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Figure 3. Nyquist plots for electrochemical impedance measurements on electrodes modified with poly(Py-co-PPDA) (A) and poly(Py-co-PPA) (B) in the presence of 5.0 mM [Fe(CN)6]3−/[Fe(CN)6]4−: before (a) and after (b) immobilization of probe DNA, then after incubation (c) with a 20.2 nM DNA target solution [52].
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Figure 4. Comparison of impedance and CV measurements during the reaction of HbA1c with the thiophene-3-boronic acid SAM [90]: (a) the waveform applied to the electrode to sequentially obtain FTEIS and CV data, (b) a series of Nyquist plots, (c) the ratio of Rct(t) and Rct,initial, and (d) a series of CVs. Note the 480% increase in impedance vs. the 46% decrease in peak heights.

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Figure 4. Comparison of impedance and CV measurements during the reaction of HbA1c with the thiophene-3-boronic acid SAM [90]: (a) the waveform applied to the electrode to sequentially obtain FTEIS and CV data, (b) a series of Nyquist plots, (c) the ratio of Rct(t) and Rct,initial, and (d) a series of CVs. Note the 480% increase in impedance vs. the 46% decrease in peak heights.
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Scheme 1. Immobilization of ODN

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Scheme 1. Immobilization of ODN
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Scheme 2. Gold nanoparticles-based aptamer sensor: the thiolated aptamer is first immobilized on the gold nanopartices covering a glassy carbon electrode (GCE), which is then followed by the recognition of thrombin proteins. Here TBA is thrombin aptamer and HT is hexane thiol [75].

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Scheme 2. Gold nanoparticles-based aptamer sensor: the thiolated aptamer is first immobilized on the gold nanopartices covering a glassy carbon electrode (GCE), which is then followed by the recognition of thrombin proteins. Here TBA is thrombin aptamer and HT is hexane thiol [75].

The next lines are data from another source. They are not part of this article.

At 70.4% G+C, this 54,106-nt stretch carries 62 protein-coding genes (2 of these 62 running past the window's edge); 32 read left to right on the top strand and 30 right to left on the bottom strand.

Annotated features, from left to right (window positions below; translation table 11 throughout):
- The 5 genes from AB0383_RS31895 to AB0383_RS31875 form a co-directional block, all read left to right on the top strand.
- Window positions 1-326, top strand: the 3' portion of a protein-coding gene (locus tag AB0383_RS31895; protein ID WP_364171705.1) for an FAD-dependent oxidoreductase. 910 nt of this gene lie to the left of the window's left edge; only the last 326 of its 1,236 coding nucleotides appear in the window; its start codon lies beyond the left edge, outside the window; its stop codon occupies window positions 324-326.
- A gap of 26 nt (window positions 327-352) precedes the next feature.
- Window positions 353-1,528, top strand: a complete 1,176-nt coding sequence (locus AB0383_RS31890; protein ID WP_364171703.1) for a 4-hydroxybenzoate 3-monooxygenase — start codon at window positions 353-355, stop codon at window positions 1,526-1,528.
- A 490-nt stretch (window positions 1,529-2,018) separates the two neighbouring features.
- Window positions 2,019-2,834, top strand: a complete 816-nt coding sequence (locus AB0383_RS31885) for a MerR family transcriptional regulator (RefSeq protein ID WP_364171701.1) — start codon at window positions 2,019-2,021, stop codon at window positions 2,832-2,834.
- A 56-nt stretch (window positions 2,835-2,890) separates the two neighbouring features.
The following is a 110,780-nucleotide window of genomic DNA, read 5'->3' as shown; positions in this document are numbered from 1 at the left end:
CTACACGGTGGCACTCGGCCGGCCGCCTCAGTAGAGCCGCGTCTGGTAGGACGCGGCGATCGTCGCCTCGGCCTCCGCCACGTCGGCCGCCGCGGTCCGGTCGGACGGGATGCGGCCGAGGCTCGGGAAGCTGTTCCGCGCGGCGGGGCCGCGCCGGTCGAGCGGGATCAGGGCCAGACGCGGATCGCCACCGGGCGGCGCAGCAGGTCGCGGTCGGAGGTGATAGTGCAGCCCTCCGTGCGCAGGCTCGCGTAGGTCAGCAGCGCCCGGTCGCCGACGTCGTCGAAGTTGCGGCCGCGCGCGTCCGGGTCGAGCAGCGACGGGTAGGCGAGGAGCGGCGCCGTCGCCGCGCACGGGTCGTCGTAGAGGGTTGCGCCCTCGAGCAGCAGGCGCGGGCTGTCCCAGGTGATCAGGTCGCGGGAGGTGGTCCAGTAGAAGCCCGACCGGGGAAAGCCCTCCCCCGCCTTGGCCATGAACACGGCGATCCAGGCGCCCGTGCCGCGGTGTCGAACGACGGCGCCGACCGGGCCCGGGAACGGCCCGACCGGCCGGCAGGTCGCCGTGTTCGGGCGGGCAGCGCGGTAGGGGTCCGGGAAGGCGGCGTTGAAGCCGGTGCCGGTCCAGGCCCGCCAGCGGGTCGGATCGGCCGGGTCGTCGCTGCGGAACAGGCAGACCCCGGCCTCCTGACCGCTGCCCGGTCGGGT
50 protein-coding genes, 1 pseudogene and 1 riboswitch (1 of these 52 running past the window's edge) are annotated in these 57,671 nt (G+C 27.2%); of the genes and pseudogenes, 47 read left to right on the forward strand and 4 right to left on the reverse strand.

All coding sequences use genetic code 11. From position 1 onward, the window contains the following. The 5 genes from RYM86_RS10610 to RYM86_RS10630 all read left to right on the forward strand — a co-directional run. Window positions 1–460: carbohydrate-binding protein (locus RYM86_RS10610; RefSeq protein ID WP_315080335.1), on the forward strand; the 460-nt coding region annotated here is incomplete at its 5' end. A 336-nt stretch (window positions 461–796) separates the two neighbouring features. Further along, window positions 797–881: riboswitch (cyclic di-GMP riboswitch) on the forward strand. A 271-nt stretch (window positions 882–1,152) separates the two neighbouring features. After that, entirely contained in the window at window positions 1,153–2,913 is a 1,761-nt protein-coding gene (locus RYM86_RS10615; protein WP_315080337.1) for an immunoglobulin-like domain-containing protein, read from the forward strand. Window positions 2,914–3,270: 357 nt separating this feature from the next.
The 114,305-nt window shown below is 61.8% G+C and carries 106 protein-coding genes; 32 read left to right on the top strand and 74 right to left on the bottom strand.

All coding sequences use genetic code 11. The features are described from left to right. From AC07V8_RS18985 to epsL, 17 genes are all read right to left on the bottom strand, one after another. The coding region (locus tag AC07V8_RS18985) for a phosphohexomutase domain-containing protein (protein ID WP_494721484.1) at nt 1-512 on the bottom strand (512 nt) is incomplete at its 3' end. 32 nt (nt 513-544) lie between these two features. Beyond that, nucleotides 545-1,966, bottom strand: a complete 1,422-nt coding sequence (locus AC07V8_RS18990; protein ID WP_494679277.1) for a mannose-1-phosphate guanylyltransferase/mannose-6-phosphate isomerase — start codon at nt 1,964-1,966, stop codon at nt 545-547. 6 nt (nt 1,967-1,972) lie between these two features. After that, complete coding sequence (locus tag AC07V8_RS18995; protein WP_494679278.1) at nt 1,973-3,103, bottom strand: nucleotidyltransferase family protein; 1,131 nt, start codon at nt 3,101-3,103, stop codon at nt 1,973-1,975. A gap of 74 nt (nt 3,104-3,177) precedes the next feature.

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Scheme 3. Schematic diagram of a DNA sensor based on GaN nanowires: (a) nanowires, (b) hydroxylation of the surfaces, (c) modification by 3-mercaptopropyl trimethoxysilane (MPTS), and (d) immobilization of probe DNA, and e) hybridization [82].

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Scheme 3. Schematic diagram of a DNA sensor based on GaN nanowires: (a) nanowires, (b) hydroxylation of the surfaces, (c) modification by 3-mercaptopropyl trimethoxysilane (MPTS), and (d) immobilization of probe DNA, and e) hybridization [82].
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Scheme 4. The band-bending of GaN nanowires: (a) bare GaN nanowires in contact with the electrolyte, (b) reduced band-bending due to the immobilization of probe DNA, and (c) further flattening of the band-bending by hybridization. Here GS represents the GaN/solution interface, GD the GaN/DNA interface, and DS the DNA/electrolyte interface [82].

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Scheme 4. The band-bending of GaN nanowires: (a) bare GaN nanowires in contact with the electrolyte, (b) reduced band-bending due to the immobilization of probe DNA, and (c) further flattening of the band-bending by hybridization. Here GS represents the GaN/solution interface, GD the GaN/DNA interface, and DS the DNA/electrolyte interface [82].